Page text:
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No Thanks To My Readers

|Includes: Citigroup Inc. (C), T

I enjoy the fact that some of my articles elicit strong reactions - this one received over seven hundred comments and more recently this one received over five hundred -. Out of gratitude for readers bothering to engage, I often write back a quick "thanks". But I never expected that a little gratefulness could land someone in legal trouble.

That is just what happened to AT&T (NYSE:T) today. Citigroup (NYSE:C) is suing them for using the word "thanks" in their customer loyalty program. Citigroup filed the trademark infringement complaint in the U.S. District Court in Manhattan. When told "thanks" by AT&T, customers could be confused and suffer irreparable damage, according to Citigroup. Citigroup believes that it should have exclusive rights to similar language. The infringement is knowing, intentional, and willful. AT&T should be punished, says the complaint, with both punitive and treble damages.

How should AT&T respond to the notion that Citigroup owns the word "thanks"? One reasonable response might be that Citigroup should "f*** off". However, that too could be complicated by Mr. Kurt A. Uchtman, who trademarked the phrase.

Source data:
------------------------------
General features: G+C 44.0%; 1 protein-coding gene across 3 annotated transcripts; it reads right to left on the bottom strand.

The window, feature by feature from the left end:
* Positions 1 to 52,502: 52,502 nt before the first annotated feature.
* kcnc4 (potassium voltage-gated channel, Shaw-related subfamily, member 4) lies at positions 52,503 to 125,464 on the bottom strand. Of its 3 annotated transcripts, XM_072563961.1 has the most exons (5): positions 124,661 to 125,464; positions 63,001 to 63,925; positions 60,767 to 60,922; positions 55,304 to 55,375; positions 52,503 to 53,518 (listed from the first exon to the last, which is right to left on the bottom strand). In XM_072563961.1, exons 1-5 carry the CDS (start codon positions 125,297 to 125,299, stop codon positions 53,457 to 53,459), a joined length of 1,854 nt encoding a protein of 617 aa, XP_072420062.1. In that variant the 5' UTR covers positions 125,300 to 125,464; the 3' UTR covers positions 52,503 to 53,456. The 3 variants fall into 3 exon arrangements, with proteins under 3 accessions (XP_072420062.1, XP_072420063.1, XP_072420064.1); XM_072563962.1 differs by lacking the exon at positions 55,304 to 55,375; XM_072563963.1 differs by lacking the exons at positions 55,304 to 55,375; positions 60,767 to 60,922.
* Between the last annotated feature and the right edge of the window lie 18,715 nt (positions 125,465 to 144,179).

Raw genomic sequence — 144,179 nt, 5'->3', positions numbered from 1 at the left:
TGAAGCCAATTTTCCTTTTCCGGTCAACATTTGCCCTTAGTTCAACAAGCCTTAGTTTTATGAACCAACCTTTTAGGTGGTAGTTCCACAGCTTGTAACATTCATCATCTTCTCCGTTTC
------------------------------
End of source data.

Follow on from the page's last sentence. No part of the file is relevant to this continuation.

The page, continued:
Additional disclosure: Chris DeMuth Jr and Andrew Walker are portfolio managers at Rangeley Capital. We invest with a margin of safety by buying securities at discounts to their intrinsic value and unlocking that value through corporate events. To maximize returns for our investors, we reserve the right to make investment decisions regarding any security without notification except where notification is required by law.

We manage diversified portfolios with a multi-year time horizon. Positions disclosed in articles may vary in sizing, hedges, and place within the capital structure. Disclosed ideas are related to a specific price, value, and time. If any of these attributes change, then the position might change (and probably will).